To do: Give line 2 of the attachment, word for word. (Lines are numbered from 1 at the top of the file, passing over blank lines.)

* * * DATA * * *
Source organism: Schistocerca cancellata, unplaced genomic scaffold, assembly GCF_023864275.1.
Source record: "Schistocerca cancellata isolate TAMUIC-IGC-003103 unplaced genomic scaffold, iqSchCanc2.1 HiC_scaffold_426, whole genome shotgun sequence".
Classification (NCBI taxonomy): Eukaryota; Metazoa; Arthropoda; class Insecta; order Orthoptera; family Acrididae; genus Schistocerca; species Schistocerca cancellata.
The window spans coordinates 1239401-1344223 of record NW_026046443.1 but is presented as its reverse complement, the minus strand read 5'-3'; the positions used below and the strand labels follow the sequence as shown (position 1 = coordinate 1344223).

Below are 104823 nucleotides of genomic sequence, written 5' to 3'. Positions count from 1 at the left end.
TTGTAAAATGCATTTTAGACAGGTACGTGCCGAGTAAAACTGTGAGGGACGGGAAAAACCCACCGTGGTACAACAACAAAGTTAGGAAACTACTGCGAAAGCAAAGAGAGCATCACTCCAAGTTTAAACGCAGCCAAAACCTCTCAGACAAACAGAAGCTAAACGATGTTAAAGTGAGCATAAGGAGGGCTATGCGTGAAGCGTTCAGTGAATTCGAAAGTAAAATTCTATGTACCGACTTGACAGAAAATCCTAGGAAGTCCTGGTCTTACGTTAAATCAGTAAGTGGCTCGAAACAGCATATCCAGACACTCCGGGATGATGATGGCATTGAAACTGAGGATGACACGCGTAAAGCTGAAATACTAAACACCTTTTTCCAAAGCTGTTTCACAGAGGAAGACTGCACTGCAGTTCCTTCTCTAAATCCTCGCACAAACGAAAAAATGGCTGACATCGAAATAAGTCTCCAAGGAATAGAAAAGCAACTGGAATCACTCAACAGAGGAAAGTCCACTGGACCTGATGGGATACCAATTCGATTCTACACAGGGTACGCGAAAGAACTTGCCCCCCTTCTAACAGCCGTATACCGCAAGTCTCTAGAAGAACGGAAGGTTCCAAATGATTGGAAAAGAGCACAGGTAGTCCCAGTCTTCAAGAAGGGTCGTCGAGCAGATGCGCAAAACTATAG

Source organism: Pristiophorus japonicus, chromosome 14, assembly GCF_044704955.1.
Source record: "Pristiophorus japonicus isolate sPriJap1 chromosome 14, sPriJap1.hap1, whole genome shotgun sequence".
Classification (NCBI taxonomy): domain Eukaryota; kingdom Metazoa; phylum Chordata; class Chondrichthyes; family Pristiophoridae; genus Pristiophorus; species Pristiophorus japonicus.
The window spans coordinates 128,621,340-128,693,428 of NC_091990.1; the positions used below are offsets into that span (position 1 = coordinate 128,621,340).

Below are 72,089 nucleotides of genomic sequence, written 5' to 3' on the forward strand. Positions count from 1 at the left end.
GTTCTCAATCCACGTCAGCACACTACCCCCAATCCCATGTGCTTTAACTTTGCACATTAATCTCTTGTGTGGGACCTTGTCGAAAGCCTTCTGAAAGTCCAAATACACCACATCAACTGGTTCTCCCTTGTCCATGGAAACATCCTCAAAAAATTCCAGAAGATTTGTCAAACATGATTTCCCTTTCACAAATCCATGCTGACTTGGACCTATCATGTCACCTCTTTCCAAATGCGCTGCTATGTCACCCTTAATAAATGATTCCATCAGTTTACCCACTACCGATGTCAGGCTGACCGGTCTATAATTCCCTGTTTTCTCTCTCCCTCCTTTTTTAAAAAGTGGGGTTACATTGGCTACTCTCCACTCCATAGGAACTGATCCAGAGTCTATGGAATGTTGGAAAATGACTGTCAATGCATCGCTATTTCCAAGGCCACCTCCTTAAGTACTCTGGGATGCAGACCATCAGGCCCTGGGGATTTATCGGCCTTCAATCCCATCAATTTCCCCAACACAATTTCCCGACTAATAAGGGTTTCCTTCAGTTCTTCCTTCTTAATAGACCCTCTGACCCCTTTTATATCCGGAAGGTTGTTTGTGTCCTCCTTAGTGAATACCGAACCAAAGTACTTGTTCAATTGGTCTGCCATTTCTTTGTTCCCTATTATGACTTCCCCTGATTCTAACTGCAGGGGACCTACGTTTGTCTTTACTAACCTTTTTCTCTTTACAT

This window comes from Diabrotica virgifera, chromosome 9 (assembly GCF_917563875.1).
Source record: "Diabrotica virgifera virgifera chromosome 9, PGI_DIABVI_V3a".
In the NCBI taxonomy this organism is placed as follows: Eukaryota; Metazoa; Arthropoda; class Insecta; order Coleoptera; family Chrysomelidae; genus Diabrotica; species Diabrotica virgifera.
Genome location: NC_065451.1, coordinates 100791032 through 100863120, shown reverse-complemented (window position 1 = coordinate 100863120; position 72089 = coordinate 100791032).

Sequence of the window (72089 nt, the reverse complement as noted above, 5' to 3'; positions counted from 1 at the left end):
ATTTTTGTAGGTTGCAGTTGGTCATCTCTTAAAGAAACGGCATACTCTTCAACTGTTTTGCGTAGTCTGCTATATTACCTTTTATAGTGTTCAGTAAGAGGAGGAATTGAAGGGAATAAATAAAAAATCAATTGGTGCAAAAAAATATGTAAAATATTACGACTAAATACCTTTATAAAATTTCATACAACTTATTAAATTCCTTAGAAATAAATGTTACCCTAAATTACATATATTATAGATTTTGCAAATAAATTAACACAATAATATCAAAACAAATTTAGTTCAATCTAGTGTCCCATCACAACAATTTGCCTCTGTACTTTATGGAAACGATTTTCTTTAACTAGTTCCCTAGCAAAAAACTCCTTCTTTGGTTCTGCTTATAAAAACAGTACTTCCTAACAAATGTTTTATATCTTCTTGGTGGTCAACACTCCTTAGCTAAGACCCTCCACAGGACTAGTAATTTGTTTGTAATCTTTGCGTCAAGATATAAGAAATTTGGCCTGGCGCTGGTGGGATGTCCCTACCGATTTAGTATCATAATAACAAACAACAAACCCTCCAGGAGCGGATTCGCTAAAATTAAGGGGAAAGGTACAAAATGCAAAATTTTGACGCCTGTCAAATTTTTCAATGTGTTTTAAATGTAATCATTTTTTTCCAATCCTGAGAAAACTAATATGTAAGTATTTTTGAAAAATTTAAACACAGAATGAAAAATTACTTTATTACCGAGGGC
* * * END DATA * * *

Source record: "Schistocerca cancellata isolate TAMUIC-IGC-003103 unplaced genomic scaffold, iqSchCanc2.1 HiC_scaffold_426, whole genome shotgun sequence".